The number of package delivery scams: USPS scam text has risen in recent years. That’s largely because more and more people have started to shop online to purchase their necessities. At the same time, this has opened up the opportunity for scammers to try and get the personal information of customers.
The USPS text scam happens a lot during the holiday season. This is why it is important to know how to identify such scams
How Package Delivery Scams: USPS Text Scam Works
A USPS package text scam usually involves receiving a text from someone claiming to be an employee of the company. You will either receive a call, email, or text saying that you have a pending delivery that needs to be completed. The message will inform you that they tried to deliver the package but were unable to.
The caller will even try to convince you that the package could have been sent by a family member or a friend so you can pick another schedule to complete the delivery. The best thing to do if you do receive a phone call like this is to do a phone number search using Kiwi Searches. This way you can find out who the scammer is and report that person to the proper authorities.
These shipping scams usually work because the callers do their best to sound friendly and professional. And since they often prey on the elderly, it can be hard to spot a fake delivery notice. If you receive an email, it could even contain the official USPS logo, which can make you believe it is a legitimate email.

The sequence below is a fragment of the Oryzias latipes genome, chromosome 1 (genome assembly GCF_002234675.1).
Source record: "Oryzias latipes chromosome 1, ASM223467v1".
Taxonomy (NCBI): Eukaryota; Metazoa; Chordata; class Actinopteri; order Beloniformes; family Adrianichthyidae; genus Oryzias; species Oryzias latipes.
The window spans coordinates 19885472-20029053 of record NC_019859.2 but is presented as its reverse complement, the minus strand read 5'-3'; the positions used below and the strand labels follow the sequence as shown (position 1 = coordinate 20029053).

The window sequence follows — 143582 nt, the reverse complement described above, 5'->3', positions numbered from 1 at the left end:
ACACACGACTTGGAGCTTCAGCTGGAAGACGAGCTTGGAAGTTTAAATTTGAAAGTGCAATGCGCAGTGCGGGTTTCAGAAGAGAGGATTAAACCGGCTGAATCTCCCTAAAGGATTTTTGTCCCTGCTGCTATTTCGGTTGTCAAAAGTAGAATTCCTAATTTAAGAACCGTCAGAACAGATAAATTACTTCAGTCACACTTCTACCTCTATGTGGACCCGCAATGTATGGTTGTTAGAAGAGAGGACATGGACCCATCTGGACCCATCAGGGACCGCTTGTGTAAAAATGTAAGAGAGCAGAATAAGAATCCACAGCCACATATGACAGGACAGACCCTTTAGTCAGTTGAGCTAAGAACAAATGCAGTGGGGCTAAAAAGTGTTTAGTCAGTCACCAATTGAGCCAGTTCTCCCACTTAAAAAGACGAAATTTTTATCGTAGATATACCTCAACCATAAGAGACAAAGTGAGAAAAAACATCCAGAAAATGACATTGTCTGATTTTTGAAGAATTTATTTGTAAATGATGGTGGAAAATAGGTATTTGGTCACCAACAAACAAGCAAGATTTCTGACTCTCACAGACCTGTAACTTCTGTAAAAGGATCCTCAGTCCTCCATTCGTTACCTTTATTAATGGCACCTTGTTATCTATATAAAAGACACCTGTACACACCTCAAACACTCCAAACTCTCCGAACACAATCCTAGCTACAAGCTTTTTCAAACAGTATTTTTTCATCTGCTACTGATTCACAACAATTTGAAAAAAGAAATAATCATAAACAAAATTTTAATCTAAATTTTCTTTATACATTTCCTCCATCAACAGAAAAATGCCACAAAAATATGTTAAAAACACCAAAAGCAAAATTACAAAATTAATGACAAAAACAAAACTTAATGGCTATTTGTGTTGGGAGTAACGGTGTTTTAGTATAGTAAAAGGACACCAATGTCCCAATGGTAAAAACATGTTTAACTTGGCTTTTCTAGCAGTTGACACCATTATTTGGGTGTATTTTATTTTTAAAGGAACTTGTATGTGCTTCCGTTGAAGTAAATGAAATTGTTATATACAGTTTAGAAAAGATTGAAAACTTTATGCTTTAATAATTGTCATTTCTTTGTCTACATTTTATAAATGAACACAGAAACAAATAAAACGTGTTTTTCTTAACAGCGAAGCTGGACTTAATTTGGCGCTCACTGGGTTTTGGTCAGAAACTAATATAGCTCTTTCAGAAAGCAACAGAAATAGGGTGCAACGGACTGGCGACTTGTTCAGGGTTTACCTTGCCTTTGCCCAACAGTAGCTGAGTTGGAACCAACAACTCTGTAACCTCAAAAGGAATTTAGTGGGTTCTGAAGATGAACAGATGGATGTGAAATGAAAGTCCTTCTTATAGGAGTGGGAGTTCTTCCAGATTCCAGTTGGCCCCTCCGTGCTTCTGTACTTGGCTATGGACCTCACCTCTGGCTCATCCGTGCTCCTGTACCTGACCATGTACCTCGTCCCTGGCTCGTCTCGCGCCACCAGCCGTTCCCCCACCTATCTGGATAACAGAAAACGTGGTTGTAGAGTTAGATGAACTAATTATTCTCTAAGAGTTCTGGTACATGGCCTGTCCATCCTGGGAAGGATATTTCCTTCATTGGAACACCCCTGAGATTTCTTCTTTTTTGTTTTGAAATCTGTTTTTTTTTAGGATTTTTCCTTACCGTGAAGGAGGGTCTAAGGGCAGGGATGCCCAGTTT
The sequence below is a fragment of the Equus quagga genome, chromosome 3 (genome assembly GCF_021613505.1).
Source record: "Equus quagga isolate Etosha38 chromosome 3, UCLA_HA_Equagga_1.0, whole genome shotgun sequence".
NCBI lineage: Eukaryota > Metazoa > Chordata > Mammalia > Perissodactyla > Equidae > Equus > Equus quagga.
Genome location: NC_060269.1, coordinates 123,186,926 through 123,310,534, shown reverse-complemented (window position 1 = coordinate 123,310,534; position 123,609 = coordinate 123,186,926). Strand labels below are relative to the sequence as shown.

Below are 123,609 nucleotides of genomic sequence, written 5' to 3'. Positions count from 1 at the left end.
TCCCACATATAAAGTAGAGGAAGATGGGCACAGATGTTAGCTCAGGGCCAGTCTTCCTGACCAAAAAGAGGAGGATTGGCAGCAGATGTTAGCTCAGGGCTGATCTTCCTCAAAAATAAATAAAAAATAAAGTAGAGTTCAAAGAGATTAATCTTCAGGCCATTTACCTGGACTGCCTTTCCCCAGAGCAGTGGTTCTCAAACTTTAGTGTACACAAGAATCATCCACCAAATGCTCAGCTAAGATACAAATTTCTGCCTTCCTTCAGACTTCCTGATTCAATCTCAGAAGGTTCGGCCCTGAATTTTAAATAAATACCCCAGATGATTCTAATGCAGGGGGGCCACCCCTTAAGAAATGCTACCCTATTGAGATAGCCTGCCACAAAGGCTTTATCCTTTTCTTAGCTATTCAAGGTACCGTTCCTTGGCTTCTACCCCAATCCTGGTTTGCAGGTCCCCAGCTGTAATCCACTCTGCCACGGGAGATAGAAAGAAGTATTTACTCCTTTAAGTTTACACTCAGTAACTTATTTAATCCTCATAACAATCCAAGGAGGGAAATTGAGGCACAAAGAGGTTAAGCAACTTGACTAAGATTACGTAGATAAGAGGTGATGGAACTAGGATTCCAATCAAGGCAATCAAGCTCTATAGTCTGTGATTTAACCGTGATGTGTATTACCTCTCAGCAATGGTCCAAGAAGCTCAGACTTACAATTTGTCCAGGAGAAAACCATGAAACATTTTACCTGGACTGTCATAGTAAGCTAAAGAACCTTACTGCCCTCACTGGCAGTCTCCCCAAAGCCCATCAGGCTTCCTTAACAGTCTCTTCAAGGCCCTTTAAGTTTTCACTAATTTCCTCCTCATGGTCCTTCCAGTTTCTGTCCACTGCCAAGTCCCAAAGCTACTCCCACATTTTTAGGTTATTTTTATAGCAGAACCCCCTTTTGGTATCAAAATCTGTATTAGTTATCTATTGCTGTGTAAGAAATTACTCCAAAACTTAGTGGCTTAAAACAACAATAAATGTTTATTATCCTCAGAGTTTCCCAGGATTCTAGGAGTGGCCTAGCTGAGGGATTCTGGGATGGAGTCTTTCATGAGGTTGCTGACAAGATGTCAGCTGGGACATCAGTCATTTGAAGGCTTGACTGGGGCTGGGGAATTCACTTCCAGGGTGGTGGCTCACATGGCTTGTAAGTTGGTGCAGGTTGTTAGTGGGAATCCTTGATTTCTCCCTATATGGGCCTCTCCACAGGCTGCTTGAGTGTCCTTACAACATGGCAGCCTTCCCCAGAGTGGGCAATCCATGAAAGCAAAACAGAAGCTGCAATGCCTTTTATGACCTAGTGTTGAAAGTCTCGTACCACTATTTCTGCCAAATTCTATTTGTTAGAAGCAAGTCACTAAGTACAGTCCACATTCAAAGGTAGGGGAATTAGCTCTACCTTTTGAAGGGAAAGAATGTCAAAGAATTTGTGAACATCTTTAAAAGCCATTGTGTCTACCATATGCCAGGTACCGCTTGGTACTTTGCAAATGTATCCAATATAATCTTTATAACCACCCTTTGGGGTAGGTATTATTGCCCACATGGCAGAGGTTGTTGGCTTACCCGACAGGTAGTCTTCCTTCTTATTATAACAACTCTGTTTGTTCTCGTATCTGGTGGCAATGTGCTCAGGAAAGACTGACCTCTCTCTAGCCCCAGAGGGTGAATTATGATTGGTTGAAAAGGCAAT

But you’ll know that you have received a fake text message about package delivery when they ask you to verify your personal information. In some cases, they may even ask you for your credit card information so you can reschedule your delivery.
You may even receive a text or email that will ask you to click on a fake USPS tracking number to reschedule the delivery. You have to be wary of clicking such links as you could unknowingly download malware onto your computer. Without you knowing it, you’ve already given these con artists access to your personal information and passwords.
For this reason, you need to be careful believing USPS notification text messages.
USPS Warns of Package Text Scam: What Is a ‘Smishing’ Scam?
A ‘smishing’ scam is a form of phishing scam that people usually receive via text message. The text comes with an unfamiliar or strange link that will require you to click.
If you’re positive that you did not order a package from the courier, don’t click the link. Otherwise, you could be a victim of ‘smishing.’
Under this phishing scam, you will receive an unknown link that is intended to lure you into providing your personal and financial information. Scammers that use this phishing scam usually claim they are an employee of a government agency, a bank, or another company that you typically trust.
If you click on the link and fill-up the form, you’ll be giving these criminals access to your personally identifiable information (PII) like your account username, password, date of birth, Social Security number, PIN, credit/debit card number, and any other sensitive data. Once they have this information, they can already conduct financial fraud under your name.